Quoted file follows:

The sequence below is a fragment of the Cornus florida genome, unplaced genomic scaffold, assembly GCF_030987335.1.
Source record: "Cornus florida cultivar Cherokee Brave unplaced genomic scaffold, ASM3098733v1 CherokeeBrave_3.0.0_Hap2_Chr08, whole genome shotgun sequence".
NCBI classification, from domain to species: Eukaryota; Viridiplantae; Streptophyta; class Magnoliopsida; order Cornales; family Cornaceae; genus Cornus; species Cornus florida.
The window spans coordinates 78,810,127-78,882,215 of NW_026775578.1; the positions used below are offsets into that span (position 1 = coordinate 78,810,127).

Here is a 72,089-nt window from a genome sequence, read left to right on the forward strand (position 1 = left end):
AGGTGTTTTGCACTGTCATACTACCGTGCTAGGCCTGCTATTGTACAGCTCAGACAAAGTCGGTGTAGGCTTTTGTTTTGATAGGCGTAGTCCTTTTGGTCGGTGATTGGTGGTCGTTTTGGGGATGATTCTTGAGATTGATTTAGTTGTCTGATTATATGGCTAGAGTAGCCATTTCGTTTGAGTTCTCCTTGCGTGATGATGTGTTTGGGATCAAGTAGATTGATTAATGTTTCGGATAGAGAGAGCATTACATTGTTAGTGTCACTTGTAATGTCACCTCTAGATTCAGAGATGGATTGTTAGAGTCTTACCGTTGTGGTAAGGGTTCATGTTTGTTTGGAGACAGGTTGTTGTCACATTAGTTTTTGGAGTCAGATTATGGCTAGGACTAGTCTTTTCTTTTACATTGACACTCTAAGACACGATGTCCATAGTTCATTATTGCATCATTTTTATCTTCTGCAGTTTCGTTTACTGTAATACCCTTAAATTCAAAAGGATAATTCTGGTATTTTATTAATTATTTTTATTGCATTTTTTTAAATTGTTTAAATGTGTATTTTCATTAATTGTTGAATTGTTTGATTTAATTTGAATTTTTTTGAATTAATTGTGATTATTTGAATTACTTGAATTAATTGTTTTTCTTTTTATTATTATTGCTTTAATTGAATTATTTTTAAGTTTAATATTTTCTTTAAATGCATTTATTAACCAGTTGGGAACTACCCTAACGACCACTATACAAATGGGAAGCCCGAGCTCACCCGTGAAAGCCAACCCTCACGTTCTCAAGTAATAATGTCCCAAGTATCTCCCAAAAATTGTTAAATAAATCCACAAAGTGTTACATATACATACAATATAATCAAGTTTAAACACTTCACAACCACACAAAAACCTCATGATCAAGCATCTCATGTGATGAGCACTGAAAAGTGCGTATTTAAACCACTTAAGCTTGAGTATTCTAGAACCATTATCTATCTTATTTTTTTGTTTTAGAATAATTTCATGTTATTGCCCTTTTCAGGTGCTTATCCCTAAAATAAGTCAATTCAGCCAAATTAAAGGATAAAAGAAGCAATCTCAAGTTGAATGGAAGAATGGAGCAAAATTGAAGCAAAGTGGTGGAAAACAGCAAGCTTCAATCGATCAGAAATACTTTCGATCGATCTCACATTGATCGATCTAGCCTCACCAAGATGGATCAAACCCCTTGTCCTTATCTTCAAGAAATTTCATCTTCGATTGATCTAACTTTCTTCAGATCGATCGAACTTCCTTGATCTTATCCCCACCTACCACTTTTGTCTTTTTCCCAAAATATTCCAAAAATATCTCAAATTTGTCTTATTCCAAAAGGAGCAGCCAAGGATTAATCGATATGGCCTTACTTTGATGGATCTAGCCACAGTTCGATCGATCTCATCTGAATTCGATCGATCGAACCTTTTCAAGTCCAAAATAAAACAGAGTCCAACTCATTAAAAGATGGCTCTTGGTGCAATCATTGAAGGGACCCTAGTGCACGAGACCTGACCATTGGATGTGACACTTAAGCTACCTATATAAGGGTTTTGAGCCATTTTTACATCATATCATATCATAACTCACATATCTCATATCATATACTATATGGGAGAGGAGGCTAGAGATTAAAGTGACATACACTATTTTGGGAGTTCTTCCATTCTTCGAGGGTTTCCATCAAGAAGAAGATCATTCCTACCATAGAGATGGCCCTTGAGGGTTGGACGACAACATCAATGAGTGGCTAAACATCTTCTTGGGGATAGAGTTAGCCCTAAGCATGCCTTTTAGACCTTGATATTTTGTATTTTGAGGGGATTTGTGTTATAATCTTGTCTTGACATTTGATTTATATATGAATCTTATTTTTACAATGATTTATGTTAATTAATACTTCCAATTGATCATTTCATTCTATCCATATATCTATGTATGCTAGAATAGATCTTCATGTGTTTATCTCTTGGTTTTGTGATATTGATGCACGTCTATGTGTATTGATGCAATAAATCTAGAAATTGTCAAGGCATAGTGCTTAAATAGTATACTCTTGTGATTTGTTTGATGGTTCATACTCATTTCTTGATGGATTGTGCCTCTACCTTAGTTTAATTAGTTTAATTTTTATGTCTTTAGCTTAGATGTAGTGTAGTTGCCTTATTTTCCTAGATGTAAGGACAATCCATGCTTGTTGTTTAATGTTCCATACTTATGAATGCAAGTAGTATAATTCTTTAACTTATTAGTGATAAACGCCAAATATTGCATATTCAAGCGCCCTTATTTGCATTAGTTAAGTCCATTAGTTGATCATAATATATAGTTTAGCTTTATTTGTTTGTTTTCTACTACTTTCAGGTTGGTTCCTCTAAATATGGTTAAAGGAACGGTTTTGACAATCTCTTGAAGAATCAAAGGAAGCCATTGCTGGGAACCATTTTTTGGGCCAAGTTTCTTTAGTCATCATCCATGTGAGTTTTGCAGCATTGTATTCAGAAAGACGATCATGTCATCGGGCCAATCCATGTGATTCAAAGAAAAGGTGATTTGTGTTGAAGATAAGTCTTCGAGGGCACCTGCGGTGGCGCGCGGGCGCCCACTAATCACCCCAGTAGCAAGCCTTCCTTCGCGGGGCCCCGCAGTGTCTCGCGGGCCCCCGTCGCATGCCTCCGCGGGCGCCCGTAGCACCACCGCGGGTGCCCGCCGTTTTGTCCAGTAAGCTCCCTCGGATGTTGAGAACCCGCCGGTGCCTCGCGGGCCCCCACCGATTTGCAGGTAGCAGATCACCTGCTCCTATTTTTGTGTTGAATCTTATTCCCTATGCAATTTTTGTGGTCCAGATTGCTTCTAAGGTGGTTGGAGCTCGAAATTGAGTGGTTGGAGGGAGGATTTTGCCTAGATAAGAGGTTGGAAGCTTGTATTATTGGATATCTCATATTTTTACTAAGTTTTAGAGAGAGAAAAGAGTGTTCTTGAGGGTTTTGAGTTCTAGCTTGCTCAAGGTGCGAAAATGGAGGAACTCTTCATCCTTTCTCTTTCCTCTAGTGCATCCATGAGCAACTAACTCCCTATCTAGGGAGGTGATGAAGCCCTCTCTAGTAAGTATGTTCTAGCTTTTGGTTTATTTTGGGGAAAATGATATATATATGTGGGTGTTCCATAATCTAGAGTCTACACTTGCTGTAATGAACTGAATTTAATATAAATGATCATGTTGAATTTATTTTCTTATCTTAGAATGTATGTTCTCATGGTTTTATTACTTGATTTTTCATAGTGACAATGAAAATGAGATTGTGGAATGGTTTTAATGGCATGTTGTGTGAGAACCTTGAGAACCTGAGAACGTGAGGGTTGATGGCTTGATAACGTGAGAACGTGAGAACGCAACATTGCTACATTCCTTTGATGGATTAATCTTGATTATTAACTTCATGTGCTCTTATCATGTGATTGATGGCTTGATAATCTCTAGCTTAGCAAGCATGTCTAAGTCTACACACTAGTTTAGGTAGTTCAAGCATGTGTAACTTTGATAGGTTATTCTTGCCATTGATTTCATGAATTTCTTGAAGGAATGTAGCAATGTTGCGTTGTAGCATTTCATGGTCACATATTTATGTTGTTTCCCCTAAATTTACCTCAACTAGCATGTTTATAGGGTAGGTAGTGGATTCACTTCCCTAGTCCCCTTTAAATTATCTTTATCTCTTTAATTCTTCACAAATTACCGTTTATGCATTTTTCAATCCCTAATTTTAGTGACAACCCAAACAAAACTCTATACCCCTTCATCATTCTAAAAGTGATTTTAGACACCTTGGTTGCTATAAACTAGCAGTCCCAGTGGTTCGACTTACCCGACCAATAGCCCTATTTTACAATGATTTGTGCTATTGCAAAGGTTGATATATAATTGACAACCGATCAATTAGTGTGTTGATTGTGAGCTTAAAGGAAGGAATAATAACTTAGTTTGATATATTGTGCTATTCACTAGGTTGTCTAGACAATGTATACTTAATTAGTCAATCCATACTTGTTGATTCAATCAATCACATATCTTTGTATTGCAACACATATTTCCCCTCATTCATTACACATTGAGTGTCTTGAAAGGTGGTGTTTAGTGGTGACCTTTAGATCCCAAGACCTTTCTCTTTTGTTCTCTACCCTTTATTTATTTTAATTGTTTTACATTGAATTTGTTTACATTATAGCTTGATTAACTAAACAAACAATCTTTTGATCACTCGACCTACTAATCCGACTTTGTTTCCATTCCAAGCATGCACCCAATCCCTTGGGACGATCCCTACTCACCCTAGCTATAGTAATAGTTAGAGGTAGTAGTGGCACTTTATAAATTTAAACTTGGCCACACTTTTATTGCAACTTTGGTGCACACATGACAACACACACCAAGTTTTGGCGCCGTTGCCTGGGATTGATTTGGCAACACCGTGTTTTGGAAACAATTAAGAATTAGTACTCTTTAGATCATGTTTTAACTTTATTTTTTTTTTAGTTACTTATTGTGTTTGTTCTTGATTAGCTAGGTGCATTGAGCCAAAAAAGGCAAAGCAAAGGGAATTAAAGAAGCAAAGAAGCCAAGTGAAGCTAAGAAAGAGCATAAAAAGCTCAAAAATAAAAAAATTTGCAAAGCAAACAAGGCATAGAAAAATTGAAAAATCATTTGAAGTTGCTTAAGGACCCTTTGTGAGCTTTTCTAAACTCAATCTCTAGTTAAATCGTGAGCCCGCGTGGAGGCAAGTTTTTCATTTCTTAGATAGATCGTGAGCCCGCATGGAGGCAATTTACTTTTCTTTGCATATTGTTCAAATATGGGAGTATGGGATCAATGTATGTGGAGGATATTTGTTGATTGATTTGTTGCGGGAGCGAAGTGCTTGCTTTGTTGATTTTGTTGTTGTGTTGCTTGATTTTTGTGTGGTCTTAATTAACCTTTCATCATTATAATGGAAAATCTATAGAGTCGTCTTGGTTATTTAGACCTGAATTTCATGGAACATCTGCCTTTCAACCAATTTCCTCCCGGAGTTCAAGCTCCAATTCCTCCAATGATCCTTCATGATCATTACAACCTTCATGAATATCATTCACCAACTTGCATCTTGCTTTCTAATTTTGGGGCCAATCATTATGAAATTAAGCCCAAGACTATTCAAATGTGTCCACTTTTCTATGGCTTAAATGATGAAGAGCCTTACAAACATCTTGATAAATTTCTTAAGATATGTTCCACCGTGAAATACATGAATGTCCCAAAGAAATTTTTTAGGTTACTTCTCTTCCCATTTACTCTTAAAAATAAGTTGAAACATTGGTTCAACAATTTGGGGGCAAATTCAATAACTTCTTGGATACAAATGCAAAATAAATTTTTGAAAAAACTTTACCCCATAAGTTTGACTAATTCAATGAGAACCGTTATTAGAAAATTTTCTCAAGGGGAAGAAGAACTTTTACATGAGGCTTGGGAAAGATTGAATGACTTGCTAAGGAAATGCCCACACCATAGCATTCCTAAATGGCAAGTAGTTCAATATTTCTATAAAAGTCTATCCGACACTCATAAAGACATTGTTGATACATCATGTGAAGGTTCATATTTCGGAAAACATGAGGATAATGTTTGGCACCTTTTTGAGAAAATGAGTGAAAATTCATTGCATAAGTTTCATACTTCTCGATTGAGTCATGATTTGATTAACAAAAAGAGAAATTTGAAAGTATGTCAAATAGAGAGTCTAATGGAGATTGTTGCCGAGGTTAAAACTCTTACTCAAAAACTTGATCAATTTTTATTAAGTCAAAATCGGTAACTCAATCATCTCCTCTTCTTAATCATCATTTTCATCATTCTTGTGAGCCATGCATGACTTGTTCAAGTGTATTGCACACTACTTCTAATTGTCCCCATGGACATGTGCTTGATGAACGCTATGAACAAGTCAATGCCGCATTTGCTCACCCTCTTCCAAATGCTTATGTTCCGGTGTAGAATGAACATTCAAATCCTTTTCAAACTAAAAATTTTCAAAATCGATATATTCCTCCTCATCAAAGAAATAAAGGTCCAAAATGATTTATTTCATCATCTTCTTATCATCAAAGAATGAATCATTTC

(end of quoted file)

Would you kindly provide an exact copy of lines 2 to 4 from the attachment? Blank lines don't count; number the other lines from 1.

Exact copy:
Source record: "Cornus florida cultivar Cherokee Brave unplaced genomic scaffold, ASM3098733v1 CherokeeBrave_3.0.0_Hap2_Chr08, whole genome shotgun sequence".
NCBI classification, from domain to species: Eukaryota; Viridiplantae; Streptophyta; class Magnoliopsida; order Cornales; family Cornaceae; genus Cornus; species Cornus florida.
The window spans coordinates 78,810,127-78,882,215 of NW_026775578.1; the positions used below are offsets into that span (position 1 = coordinate 78,810,127).